Every time I read another book in this series I envy Penny’s courage and quick thinking more and more. If only I had those qualities as a teenager… oh well! I was surprised to find that I had some previous experience with this mystery. The discussion of fake mediums and spiritualists is a topic I’ve explored in my own plodding way. Usually the discussion of spiritualism glosses over the methods and focuses on those being duped. People who believe in the frauds are frequently described as stupid in a very demeaning way. That’s not quite fair. This novel accurately describes both the mechanics that manifest “spirit phenomena” and the psychology that makes an individual susceptible to these scams. To me the psychology is most fascinating. Belief usually manifests not from stupidity but from desperation. Those most likely to visit mediums are people who have recently experienced death in the family. Factoring in their emotionally difficult state, the closure temptingly offered by mediums can be hard to turn down. Curious readers will find many old and dusty volumes happily expose the methods used by fake mediums at the time this book was published.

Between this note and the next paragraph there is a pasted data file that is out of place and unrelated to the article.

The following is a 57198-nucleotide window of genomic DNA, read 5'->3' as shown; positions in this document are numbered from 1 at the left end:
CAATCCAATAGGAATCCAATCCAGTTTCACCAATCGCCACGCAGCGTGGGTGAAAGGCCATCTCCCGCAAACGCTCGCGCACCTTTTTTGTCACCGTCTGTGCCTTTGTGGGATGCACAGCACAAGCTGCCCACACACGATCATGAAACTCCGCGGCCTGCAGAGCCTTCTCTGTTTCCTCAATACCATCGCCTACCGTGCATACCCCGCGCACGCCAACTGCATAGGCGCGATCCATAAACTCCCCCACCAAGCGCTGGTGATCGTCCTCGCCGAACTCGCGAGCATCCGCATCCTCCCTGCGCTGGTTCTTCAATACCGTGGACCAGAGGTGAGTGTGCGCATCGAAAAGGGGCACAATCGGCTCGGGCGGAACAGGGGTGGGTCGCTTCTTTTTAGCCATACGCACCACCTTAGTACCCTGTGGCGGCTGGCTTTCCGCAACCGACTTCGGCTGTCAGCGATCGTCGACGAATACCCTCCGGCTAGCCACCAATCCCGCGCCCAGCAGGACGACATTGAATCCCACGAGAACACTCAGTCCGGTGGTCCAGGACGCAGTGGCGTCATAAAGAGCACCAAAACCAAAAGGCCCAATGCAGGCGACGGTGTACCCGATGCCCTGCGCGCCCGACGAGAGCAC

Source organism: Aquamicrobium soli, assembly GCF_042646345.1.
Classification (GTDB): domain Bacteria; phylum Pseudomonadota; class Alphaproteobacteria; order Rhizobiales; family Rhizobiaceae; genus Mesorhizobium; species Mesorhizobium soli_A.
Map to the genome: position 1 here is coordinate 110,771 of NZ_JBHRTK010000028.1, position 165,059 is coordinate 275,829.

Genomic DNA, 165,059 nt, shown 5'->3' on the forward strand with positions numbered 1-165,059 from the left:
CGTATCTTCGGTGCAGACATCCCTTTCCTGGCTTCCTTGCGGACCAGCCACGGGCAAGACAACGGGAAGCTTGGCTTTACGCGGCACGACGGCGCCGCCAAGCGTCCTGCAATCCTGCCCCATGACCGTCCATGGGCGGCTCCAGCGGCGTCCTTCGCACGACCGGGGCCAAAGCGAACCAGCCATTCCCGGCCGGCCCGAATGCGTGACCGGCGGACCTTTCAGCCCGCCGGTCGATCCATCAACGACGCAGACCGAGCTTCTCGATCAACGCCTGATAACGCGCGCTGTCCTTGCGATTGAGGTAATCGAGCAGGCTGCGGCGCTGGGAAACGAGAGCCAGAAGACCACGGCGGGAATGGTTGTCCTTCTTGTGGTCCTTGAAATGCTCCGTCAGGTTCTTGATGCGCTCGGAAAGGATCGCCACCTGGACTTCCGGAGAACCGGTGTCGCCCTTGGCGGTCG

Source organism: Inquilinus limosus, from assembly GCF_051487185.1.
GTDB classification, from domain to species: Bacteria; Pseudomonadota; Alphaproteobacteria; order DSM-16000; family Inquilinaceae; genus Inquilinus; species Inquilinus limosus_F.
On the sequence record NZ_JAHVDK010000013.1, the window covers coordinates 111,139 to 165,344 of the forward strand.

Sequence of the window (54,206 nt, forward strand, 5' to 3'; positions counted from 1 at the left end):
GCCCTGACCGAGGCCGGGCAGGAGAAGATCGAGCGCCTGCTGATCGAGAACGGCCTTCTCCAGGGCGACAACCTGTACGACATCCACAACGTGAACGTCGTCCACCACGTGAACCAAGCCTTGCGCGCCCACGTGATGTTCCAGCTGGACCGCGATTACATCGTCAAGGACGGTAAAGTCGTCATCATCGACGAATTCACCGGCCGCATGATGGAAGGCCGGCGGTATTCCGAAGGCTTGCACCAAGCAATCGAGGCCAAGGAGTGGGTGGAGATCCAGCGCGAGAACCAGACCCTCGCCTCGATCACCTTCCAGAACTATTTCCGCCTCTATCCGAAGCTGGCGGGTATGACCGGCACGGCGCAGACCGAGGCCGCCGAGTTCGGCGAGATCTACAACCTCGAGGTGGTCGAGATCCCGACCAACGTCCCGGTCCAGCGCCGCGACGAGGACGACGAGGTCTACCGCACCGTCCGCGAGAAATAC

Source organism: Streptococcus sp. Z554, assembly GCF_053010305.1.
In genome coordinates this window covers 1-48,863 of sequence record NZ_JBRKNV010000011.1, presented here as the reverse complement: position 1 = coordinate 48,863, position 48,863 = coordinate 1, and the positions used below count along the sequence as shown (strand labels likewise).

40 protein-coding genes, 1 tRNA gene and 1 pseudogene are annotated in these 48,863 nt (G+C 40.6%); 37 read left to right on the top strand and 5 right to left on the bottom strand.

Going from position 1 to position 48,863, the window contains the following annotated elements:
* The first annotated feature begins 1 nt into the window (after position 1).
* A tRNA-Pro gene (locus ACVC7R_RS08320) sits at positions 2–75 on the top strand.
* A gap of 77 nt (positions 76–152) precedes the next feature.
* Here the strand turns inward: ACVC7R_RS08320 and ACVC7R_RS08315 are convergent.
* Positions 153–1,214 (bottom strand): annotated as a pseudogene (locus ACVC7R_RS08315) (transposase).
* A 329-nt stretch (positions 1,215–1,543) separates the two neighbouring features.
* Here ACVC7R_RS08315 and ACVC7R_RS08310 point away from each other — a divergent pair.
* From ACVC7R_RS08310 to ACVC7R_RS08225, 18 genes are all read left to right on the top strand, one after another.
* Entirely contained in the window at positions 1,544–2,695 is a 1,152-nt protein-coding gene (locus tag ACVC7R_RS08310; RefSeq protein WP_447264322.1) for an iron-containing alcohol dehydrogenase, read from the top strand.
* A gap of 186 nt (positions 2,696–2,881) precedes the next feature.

Mrs. Weems, the Parker’s housekeeper, receives happy news in the mail. A distant cousin has died leaving her a fortune of $6,000. Dreams of a vacation to the Grand Canyon seem finally realized. On the other hand, a medium performing a seance at friends house informs Mrs. Weems that her cousin would rather she invest in safe securities than go traveling out west. Mrs. Weems finds herself caught between the Parkers and the medium. Should she believe the medium who knew so many things about her cousin or instead believe the skeptical Parker family? Penny is suspicious of the medium and decides to investigate. The whole case might rest on the Clue of the Silken Ladder.
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